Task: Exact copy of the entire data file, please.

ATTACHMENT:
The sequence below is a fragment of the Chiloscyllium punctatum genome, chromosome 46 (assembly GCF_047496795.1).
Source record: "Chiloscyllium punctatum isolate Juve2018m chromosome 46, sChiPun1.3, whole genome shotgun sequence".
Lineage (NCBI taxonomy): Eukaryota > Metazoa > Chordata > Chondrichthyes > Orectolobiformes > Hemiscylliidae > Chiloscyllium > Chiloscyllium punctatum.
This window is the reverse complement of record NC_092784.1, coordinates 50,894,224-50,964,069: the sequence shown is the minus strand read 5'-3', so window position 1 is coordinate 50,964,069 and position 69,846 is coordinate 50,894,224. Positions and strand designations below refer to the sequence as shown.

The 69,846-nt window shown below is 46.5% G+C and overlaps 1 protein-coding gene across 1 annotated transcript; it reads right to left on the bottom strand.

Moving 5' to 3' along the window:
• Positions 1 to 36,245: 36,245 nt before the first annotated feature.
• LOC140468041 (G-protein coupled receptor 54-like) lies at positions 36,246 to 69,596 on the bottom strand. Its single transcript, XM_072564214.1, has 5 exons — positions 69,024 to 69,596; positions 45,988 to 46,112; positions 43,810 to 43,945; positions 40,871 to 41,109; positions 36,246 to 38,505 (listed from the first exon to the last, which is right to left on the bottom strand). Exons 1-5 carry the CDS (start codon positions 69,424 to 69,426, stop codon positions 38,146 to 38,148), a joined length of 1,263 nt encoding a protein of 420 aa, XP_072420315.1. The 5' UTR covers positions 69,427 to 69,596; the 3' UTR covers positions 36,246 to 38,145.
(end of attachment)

The sequence below is a fragment of the Chiloscyllium punctatum genome, chromosome 46 (assembly GCF_047496795.1).
Source record: "Chiloscyllium punctatum isolate Juve2018m chromosome 46, sChiPun1.3, whole genome shotgun sequence".
Lineage (NCBI taxonomy): Eukaryota > Metazoa > Chordata > Chondrichthyes > Orectolobiformes > Hemiscylliidae > Chiloscyllium > Chiloscyllium punctatum.
This window is the reverse complement of record NC_092784.1, coordinates 50,894,224-50,964,069: the sequence shown is the minus strand read 5'-3', so window position 1 is coordinate 50,964,069 and position 69,846 is coordinate 50,894,224. Positions and strand designations below refer to the sequence as shown.

The 69,846-nt window shown below is 46.5% G+C and overlaps 1 protein-coding gene across 1 annotated transcript; it reads right to left on the bottom strand.

Moving 5' to 3' along the window:
• Positions 1 to 36,245: 36,245 nt before the first annotated feature.
• LOC140468041 (G-protein coupled receptor 54-like) lies at positions 36,246 to 69,596 on the bottom strand. Its single transcript, XM_072564214.1, has 5 exons — positions 69,024 to 69,596; positions 45,988 to 46,112; positions 43,810 to 43,945; positions 40,871 to 41,109; positions 36,246 to 38,505 (listed from the first exon to the last, which is right to left on the bottom strand). Exons 1-5 carry the CDS (start codon positions 69,424 to 69,426, stop codon positions 38,146 to 38,148), a joined length of 1,263 nt encoding a protein of 420 aa, XP_072420315.1. The 5' UTR covers positions 69,427 to 69,596; the 3' UTR covers positions 36,246 to 38,145.